Navigating the new waters of high-tech electric cars and hybrids can be a daunting task. In fact, figuring out how a hybrid is different from an all-electric car is strange enough without throwing in the concept of a plug-in hybrid–a car that combines the two into one Frankenstein-like contraption.

It’s easy to put the differences between all of these next-generation vehicles down in writing, but as they say, a picture is worth a thousand words–and in this case, a thousand moving pictures strung together in a short video is worth several articles.

As a production of Ford, the video contains strong references to Ford vehicles, but it does a good job of explaining the differences between the various types of electrified cars on the market, and the explanations are applicable to all manufacturers–from Chevy to Nissan to Toyota and everything above, below and in between.

What the video doesn’t spend much time talking about are some of the details that provide a complete picture of the electrified world. For instance, all-electric cars have differing driving ranges based on the sizes of their battery packs. In general, however, the first generation of consumer-oriented all-electric cars can go about 100 miles on a charge, but that range can be extended during the day if a car can plug in while parked.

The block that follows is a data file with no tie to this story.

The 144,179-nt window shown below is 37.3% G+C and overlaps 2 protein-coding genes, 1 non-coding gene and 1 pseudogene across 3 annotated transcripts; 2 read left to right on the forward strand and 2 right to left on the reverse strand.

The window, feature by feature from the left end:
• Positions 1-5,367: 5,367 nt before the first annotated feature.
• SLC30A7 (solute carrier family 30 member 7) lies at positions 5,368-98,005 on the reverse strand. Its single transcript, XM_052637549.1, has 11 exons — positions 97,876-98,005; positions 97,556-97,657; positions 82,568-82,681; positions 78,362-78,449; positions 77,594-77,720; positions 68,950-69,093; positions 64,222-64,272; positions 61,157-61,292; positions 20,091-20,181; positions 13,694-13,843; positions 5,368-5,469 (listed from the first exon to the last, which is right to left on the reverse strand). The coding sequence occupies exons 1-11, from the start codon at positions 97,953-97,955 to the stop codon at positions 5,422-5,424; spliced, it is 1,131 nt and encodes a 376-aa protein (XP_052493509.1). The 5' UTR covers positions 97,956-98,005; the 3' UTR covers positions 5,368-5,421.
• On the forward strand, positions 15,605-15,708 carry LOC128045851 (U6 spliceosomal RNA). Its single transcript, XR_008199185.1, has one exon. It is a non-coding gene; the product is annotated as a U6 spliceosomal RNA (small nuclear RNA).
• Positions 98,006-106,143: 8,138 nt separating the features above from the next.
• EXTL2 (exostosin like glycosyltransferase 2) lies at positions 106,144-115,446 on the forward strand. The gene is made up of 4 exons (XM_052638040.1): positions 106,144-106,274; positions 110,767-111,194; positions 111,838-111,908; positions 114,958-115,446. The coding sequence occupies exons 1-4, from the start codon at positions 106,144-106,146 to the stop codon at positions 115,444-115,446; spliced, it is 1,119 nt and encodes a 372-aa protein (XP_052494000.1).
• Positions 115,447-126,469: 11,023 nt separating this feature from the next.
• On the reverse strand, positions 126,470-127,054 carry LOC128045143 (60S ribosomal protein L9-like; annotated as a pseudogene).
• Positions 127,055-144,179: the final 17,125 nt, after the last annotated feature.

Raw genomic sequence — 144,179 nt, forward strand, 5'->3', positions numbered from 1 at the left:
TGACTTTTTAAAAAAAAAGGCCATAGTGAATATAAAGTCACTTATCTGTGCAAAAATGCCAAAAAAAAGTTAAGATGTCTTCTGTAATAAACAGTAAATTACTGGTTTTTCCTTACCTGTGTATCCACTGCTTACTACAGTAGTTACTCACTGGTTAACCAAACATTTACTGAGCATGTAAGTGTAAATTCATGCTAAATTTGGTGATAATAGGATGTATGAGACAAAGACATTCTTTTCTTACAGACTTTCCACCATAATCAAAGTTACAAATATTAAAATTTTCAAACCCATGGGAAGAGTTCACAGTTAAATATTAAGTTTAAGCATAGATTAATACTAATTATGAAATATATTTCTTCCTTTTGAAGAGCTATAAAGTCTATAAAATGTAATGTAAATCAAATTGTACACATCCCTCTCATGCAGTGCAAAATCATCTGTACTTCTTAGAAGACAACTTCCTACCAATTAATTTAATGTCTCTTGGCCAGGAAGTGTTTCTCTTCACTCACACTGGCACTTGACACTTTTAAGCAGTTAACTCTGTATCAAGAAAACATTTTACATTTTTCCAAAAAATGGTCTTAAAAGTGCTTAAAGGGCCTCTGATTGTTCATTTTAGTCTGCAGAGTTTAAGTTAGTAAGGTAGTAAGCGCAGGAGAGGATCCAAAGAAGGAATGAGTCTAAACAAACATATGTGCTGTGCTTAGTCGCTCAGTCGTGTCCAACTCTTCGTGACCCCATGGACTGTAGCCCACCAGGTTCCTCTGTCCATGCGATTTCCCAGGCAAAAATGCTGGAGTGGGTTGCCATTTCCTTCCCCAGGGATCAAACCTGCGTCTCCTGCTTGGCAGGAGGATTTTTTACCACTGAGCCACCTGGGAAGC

While the video also deals with the concept of plug-in hybrid electric cars, it doesn’t shine a candle on the huge variety of them that are hitting the market in the next several years. As the first of these types of vehicles, the Chevy Volt can go around 35 miles on a full charge of its battery before switching to hybrid mode where it returns about 37 mpg running on gas. The Toyota Prius Plug-in Hybrid–for sale in 2012–only has a 10-14 mile range on battery power before making the switch. And, although Ford hasn’t released specifications for the C-Max Energi–due in 2012–it likely won’t have as much of a battery range as the Volt.

So, if it pleases you, ignore the subtle sales pitch for Ford vehicles and settle in for two minutes and forty two seconds of electrified car enlightenment. If you imagine you’ll be in the market for a green car upgrade soon, it’s well worth the time.

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Nick Chambers is a "next generation" car enthusiast, recognized for his green automotive coverage in Gas 2.0, The New York Times, Popular Mechanics, and In addition, he's been syndicated in Matter Network, AP and Reuters.

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